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Iraq vote counting under way
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  Article Date:
February 02
, 2009


Vote counting is under way after millions of Iraqis cast ballots in regional elections in the second major poll since the fall of Saddam Hussein.

The poll is considered a crucial test of stability for Iraq and will also give an indication of which parties are favoured ahead of a general election due to be held later this year.

Ahmed Chalabi, the head of the Iraqi National Congress, told Al Jazeera:"A society broken by Saddam Hussein and 35-years of single party rule has healed itself very speedily - despite the US invasion and the mistakes committed by the American ocupation.

"We are leaving behind the crimes of Saddam and we are moving towards the next stage.

"Iraq is free now, the American occupation is ended [and] President Obama is pulling out the troops faster than was agreed," he said.

"I believe the challenges now are economic and developmental. We are one of the richest countries with one of the poorest people in the world. I hope the election later this year will improve this."

'Victory for Iraqis'

Barack Obama, the US president, said the elections on Saturday were "an important step" towards Iraqis taking responsibility for their future.

"It is important that the councils get seated, select new governors and begin work on behalf of the Iraqi people who elected them," he said.

Iraqis voted for 440 seats on provincial councils which appoint local governors and oversee finance and reconstruction projects.

Officials said the elections went peacefully although three mortar shells landed in Tikrit after polling stations opened and a vehicle was set on fire. No casualties were reported.

Nuri al-Maliki, the Iraqi prime minister, called the polls "a victory for all the Iraqis," after casting his ballot in the highly fortified Green Zone in Baghdad. 

He said an expected high turnout will be an indicator of "the Iraqi people's trust in their government and in the elections" and "proof that the Iraqi people are now living in real security".

Al Jazeera's Anita McNaught, reporting from Irbil in northern Iraq, said although the voting appeared to have gone very well, Iraqi security forces had intercepted boxes containing fraudulent votes in the Salahuddin province region near the area of Tikrit.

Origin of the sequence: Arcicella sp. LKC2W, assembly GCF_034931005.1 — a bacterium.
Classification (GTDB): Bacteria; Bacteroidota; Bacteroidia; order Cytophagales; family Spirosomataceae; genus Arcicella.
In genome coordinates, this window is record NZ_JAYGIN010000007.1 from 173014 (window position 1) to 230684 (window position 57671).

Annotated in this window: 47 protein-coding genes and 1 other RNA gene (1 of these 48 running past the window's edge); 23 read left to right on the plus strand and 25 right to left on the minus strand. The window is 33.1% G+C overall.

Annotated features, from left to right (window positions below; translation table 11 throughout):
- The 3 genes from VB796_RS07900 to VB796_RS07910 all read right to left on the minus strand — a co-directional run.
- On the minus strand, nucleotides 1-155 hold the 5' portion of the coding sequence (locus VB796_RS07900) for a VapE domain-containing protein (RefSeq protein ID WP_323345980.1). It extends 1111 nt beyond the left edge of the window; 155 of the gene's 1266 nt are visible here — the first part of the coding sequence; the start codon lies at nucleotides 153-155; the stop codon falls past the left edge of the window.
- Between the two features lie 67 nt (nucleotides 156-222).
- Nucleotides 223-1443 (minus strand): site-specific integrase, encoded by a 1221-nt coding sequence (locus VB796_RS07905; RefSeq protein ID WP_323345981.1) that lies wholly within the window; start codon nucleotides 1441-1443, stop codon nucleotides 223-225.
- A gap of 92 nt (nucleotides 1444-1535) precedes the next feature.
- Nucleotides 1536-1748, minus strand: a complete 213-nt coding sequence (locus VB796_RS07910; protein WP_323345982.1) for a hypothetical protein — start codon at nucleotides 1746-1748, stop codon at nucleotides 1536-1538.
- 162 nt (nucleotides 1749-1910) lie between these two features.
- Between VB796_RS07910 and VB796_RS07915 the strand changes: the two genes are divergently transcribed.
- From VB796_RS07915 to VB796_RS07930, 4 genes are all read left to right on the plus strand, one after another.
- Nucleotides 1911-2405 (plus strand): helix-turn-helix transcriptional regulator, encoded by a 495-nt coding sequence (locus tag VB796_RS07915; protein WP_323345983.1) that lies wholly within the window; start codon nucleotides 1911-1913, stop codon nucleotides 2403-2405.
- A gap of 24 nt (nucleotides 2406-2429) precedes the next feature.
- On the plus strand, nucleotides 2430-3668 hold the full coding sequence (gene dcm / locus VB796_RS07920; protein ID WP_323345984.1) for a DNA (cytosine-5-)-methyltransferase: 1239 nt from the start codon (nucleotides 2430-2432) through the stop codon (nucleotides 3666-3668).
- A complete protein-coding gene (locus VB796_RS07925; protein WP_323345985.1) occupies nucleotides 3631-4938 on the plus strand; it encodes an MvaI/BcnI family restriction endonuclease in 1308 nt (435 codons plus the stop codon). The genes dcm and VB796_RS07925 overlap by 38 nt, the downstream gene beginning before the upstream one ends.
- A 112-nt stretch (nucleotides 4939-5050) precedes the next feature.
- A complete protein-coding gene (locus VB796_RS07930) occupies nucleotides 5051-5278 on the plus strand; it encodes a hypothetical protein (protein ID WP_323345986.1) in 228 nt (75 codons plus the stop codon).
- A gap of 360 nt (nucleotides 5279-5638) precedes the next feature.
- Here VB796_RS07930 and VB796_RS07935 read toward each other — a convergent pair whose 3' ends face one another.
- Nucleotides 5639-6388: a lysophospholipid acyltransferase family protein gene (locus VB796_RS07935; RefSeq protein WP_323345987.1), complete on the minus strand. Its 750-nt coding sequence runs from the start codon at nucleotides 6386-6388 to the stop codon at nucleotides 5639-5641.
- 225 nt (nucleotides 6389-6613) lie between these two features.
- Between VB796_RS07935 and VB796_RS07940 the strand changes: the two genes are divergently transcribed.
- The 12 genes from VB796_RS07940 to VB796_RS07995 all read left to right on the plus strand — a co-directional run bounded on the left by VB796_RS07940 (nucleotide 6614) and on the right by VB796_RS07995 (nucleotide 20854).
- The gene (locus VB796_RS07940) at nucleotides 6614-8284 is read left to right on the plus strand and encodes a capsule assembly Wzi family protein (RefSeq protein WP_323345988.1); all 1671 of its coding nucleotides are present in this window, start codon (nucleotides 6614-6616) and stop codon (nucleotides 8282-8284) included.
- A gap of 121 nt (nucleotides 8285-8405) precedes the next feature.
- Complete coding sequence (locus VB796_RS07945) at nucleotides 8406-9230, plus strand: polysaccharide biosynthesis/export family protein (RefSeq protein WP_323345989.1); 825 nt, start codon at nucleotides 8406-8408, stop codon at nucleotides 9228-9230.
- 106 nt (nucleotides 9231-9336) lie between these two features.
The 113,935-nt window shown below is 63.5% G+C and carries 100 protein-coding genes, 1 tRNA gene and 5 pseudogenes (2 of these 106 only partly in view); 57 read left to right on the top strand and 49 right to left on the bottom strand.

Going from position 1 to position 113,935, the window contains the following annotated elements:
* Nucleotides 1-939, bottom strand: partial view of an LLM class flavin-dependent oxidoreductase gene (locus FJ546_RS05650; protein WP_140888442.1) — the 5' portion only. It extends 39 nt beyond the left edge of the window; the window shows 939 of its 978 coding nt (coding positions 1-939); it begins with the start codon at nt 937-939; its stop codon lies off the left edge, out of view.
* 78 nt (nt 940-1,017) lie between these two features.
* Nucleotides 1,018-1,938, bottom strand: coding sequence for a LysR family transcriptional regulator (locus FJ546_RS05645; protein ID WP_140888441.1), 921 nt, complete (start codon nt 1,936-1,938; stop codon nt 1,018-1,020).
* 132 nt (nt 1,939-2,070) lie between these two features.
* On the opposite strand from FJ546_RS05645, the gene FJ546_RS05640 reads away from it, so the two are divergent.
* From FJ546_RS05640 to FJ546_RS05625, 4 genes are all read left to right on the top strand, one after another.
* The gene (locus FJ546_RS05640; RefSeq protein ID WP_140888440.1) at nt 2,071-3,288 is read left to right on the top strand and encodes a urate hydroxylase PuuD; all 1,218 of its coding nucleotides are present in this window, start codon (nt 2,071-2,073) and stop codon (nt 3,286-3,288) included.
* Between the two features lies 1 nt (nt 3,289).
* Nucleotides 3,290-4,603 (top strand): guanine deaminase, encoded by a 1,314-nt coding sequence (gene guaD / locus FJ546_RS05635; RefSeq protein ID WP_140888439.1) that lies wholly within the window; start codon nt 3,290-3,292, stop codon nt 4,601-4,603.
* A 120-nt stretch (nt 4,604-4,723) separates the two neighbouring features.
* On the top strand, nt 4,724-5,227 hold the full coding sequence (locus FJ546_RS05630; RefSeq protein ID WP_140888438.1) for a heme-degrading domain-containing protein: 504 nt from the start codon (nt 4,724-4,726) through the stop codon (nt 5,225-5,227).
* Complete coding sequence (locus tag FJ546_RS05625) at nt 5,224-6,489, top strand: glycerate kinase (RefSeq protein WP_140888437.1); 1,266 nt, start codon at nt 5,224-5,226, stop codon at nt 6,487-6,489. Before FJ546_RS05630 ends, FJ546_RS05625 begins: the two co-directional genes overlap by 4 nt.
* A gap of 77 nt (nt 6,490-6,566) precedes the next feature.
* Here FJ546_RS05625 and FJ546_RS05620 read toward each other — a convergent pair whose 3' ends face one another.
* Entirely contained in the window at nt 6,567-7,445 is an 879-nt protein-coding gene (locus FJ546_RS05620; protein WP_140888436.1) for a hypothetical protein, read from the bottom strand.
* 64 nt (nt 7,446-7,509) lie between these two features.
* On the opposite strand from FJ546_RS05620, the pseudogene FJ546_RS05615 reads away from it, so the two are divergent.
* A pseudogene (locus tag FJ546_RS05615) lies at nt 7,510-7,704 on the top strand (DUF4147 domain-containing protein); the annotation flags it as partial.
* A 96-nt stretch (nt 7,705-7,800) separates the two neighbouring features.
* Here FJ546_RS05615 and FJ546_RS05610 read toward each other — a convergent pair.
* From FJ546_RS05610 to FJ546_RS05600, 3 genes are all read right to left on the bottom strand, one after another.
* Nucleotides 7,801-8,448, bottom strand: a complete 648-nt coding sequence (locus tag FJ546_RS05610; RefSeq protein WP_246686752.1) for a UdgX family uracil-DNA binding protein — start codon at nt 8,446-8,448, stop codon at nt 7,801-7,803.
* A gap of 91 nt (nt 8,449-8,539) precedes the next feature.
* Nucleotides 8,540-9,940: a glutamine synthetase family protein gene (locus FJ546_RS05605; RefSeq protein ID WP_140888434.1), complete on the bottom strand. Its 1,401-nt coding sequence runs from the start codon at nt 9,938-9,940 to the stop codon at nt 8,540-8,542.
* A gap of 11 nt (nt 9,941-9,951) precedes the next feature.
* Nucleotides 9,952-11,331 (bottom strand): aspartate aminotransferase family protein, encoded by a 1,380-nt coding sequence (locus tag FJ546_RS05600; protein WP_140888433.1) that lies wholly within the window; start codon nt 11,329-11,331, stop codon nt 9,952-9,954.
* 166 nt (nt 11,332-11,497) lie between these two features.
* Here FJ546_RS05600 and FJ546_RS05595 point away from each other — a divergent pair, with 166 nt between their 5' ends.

She said voting had been peaceful and "there wasn't an uptake in violence, as people were fearing".

Candidates killed

About 15 million Iraqis were eligible to vote in the polls, held in 14 of Iraq's 18 provinces.

More than 14,000 candidates, 4,000 of them women, competed for 440 seats.

Iraq's provincial councils are responsible for nominating the governors who lead the administration, and oversee finance and reconstruction projects. They control a combined budget of $2.4bn.

Elections are not taking place in the three autonomous Kurdish provinces, Irbil, Dohuk and Sulaimaniyah, until later in the year.

Polls in the oil-rich Kirkuk province, which the Kurds want to incorporate into their region despite fierce opposition by the central government, have also been postponed indefinitely.

The killing of three Sunni Arabs candidates on Thursday, and that of a Shia politician two weeks earlier, had raised fears of violence on election day.

Iraqi and US military commanders had also warned that al-Qaeda posed a threat to the elections, and the US military said it was sending heavy deployments of troops onto the streets during the voting.

Hundreds of women, including teachers and civic workers, were recruited to search female voters after a rise in female suicide bombers last year.

Almost 300,000 local and international observers monitored the elections.

The independent electoral commission said it had received very few complaints about attempts of vote buying, but the issue has become a talking point among Iraqis.

Source: Al Jazeera & agencies